Those two quotes summarise quite well the theology of the ancient Christian practice of “turning towards the East” during worship. But how did this practice develop?
History of "Liturgical East"
Where does the notion come from of an Eastward-facing position for both priest and congregation? From early on, Christians adopted the Jewish practice of praying toward Eden, in the East (Gen. 2:8), the direction from which the prophet Ezekiel saw coming "the glory of the God of Israel" (Ezek 43:2,4), the direction in which Jesus ascended from the Mount of Olives and from where He will return (Acts 1:11), and the direction from where the Angel of the Lord will come at the end of time (Rev. 7:2). Early writers such as Tertullian (160-220 AD) inform us that Christian churches are "always" orientated "toward the light". Another early writer, Origen, (185-254 AD) asserts that the direction of the Rising Sun obviously indicates that we ought to pray inclining in that direction, an act which symbolises the soul looking toward the rising of the true Light, the Sun of Justice, Jesus Christ. Saint John Damascene (675-749) says that, while awaiting the coming of the Lord, "we adore Him facing East", for that is the tradition passed down to us from the Apostles. Other Church Fathers who confirm this usage are Clement of Alexandria, Saint Basil and Saint Augustine. To this day, the ancient Coptic Rite of Egypt retains in its Eucharistic liturgy (just before the “Lift up your hearts”) the age-old exhortation of the deacon: "Look towards the East!" The posture "ad orientem," or "facing east," is about having a common direction of liturgical prayer for both priest and people.
In most major religions, there is a “sacred direction” - which determines the position taken in prayer and the layout of holy places. For the Jews, the sacred direction is toward Jerusalem or, more precisely, toward the Presence of the Transcendent God — the "shekinah" — in the Holy of Holies of the Temple, as seen in Daniel 6:10. Even after the Temple was destroyed, the custom of turning toward Jerusalem was kept in synagogue worship. This is how the Jews have expressed their hope for the coming of the Messiah, the rebuilding of the Temple, and the gathering of God's scattered people. However, the early Christians no longer turned toward the earthly Jerusalem, but toward the new, heavenly Jerusalem - the true and everlasting home of God’s people, which would be revealed in glory at the end of time. It was their firm belief that when the Risen Christ would come again in glory, He would gather His faithful to make up this heavenly city. They saw in the Rising Sun a symbol of the Resurrection and of the Second Coming of Christ, and it was thus natural for them to pray facing this direction. There is strong evidence of eastward-facing prayer in most parts of the Christian world from the second century onward. In Matthew 24: 27-30, the sign in the heavens of the coming of the Son of Man with power and great glory, which appears as the lightning from the east and shines as far as the west, is the Cross. Among Christians, it became customary to mark the direction of prayer with a cross on the east wall of churches, as well as in private rooms, for example, of monks and solitaries. Toward the end of the first millennium AD, we find various theologians noting that prayer facing east is one of the practices distinguishing Christianity from the other religions of the Near East: Jews pray toward Jerusalem, Muslims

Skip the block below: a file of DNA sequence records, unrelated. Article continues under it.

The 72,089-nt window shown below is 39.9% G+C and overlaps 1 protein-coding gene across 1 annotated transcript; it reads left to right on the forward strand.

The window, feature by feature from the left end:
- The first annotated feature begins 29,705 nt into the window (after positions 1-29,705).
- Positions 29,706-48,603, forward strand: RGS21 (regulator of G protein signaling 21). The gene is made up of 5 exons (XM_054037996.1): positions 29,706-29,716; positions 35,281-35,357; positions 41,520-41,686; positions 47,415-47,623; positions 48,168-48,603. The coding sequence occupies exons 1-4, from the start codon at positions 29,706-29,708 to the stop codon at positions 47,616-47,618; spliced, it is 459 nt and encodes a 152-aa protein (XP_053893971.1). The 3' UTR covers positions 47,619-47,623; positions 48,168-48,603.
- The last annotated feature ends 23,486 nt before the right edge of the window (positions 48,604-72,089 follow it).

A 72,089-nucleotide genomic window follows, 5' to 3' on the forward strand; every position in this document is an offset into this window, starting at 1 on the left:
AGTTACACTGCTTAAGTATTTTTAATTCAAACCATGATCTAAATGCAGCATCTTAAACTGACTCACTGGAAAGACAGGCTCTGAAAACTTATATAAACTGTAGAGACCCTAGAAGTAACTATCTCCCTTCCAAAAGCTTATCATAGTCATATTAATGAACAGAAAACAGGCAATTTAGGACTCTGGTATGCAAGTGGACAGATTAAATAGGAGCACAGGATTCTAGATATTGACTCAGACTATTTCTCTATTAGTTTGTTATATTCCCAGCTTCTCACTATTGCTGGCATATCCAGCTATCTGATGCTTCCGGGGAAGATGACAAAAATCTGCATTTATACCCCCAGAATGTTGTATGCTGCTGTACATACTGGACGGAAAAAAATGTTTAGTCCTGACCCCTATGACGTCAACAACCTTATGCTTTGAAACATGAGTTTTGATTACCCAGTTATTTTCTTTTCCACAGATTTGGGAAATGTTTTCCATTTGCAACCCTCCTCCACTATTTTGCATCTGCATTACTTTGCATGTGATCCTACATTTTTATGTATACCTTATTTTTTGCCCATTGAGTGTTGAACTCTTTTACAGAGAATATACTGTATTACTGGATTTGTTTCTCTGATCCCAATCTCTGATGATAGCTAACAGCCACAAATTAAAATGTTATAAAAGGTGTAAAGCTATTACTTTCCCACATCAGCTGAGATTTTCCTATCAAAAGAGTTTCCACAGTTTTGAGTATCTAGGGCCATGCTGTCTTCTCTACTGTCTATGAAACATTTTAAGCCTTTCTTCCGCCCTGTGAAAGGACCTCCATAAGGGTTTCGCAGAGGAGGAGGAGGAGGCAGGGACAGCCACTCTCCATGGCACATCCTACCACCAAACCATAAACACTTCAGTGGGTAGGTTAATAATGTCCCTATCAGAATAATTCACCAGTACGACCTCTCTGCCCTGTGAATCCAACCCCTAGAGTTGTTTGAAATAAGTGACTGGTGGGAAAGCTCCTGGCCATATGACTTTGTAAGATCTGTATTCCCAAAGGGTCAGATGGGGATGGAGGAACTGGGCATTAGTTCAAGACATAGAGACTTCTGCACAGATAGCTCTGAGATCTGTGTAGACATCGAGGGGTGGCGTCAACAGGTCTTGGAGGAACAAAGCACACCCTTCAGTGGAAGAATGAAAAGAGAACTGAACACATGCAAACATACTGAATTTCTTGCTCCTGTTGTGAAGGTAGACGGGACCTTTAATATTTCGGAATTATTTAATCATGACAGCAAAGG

pray toward Mecca, but Christians pray toward the East, the direction of the rising sun. Question: does this mean the priest is celebrating "with his back to the people." What is really going on when the priest celebrates Mass "ad orientem"? That phrase misses the crucial point: that the Mass is a common act of worship in which priest and people together — representing the pilgrim Church — reach out for the Transcendent God. What is at issue here is not the celebration "toward the people" or "away from the people," but rather the common direction of liturgical prayer: the People of God united in orienting themselves towards the Lord. [This is maintained whether or not the altar is literally facing geographical east; in the West, many churches built since the 16th century are no longer "oriented" in the strict sense]. By facing the same direction as the faithful when he stands at the altar, the priest leads the people of God on their journey of faith. This movement toward the Lord is the goal of the assembly's earthly pilgrimage. This ‘looking out for the Lord’ keeps alive that dimension of our worship whereby we “await the blessed hope and the coming of our Saviour, Jesus Christ.’ It also reminds us that the celebration of Mass here on earth is a participation in the eternal worship of God in Heaven by Our Lady, the Angels and Saints, and is a pledge of our future glory in the presence of the living God. This gives the Mass its greatness, saving the individual community from closing in upon itself and opening it toward the